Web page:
The winding streets of Santorini's capital Fira lead to views of the island's fiery volcano. The discovery of bronze-age ruins at Akrotiri that show a far-advanced society destroyed by a huge eruption have lead some to think the island could be Plato's legendary Atlantis.
Santorini – Been There

Futuristic ferries, but the charm is timeless

Photo by Peter Adams

Santorini – Been There Futuristic ferries, but the charm is timeless

I first came to Santorini in the summer of 1984. Brought up in Greece, it was my first holiday with friends and without family.

James Ellis
James Ellis Travel Writer

We’d risen at a stupidly early time for late-teen boys and bussed our way to Athens’ port of Piraeus from where most of the island-bound ferries depart. Our destination was the Cyclades, Greece’s main group of tourist-friendly islands, nestled in the center of the Aegean.

Transport was via huge, creaking boats on which deck tickets cost just a few hundred drachmas (around $2 then). At the time it seemed like a king’s ransom, but the value became more apparent the further we got from Athens. Paros (the ferry hub of the central Aegean), windsurfers’ paradise Naxos and the party island of Ios all passed us by during our sailing. At each the ferry doors would slowly swing open, spewing people, mopeds and cars onto the docks and sucking more back in, like a huge whale gathering krill.

Some 15 hours later our boat hulked its way in the gap between the sparsely inhabited island of Thirasia on the opposite side of Santorini’s caldera and Santorini herself. We were windswept, sizzled from the sun and sozzled from a diet of lukewarm cheese pies and cheap cans of warm beer, but we’d arrived.

By contrast – my journey now is much easier. While Piraeus remains a chaotic hub, the ferries have changed. Gone are the wooden decks seeped with salt that looked like ice and felt just as slippy – replaced by supersleek airline style seats, TV lounges, bars and restaurants that sell food that’s actually edible and hydrodynamic shapes that cut through the water at speed. Fellow passengers are no longer scruffy youngsters but cool, chic and sophisticated travellers with huge Rayban glasses and Louis Vuitton cases that belie Greece’s financial troubles. Greek island hopping has grown up.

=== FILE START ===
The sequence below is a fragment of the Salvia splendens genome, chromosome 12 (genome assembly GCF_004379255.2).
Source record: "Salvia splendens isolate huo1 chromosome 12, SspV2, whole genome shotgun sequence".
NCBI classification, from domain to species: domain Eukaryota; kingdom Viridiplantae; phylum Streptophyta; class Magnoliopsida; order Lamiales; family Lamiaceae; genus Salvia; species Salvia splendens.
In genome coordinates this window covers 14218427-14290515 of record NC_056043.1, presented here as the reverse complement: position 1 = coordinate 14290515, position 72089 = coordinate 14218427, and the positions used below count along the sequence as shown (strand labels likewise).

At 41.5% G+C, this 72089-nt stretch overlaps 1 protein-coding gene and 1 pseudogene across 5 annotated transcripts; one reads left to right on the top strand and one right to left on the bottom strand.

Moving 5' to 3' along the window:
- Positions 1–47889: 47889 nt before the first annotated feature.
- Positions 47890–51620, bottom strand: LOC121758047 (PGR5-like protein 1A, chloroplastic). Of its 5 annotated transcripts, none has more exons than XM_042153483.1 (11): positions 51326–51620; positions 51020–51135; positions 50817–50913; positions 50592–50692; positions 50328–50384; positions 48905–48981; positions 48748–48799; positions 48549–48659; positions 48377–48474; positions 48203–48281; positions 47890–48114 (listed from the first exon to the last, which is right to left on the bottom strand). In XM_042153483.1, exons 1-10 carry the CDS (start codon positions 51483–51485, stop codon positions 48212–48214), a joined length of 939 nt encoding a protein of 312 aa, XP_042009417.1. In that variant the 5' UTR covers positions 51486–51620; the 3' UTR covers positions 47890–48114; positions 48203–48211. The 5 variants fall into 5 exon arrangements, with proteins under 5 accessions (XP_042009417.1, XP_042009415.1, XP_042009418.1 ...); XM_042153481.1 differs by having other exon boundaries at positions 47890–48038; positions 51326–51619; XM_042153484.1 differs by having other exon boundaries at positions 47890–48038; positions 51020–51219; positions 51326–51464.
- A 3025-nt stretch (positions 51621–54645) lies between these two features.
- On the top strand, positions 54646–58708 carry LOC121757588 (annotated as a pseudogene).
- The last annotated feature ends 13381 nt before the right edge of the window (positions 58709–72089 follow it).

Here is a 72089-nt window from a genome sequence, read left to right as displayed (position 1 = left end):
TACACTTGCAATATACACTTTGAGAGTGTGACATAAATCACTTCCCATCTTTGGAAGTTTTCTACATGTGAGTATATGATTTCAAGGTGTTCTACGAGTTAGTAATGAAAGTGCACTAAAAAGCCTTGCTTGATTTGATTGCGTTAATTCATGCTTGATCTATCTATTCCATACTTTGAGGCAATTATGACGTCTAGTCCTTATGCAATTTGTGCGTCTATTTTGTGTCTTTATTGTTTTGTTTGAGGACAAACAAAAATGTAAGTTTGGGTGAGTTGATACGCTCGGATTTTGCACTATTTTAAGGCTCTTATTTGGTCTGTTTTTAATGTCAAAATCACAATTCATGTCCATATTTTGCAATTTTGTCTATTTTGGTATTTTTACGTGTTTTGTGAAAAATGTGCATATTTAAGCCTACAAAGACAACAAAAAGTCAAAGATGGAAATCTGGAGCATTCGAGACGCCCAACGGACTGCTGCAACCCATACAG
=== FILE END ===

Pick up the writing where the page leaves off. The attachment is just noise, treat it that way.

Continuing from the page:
“The islands have changed beyond recognition,” says my friend and serial island-hopper Christos Kontos as he sips from his ice-cold coffee frappé in one of the cafés in the village of Oia – said to be home to the most beautiful sunsets in the world. “It used to take 15 hours to get here, now it takes half the time. Unless you’re really young, no one stays in campsites anymore and some of them have even become hotels – and there are so many good hotels to stay in. Plus competition keeps them relatively cheap.”

What does remain the same is the lure of the islands themselves: the first dive into the chilly Aegean that leaves the taste of salt on the lips as you bake under a hot sun, the unmatched freshness of a ripe tomato drowned in fragrant olive oil, the hidden villages tucked away in the hills untouched by time and the deep, aniseed smells of ouzo – clouding over as a measure of the spirit hits ice in a glass.

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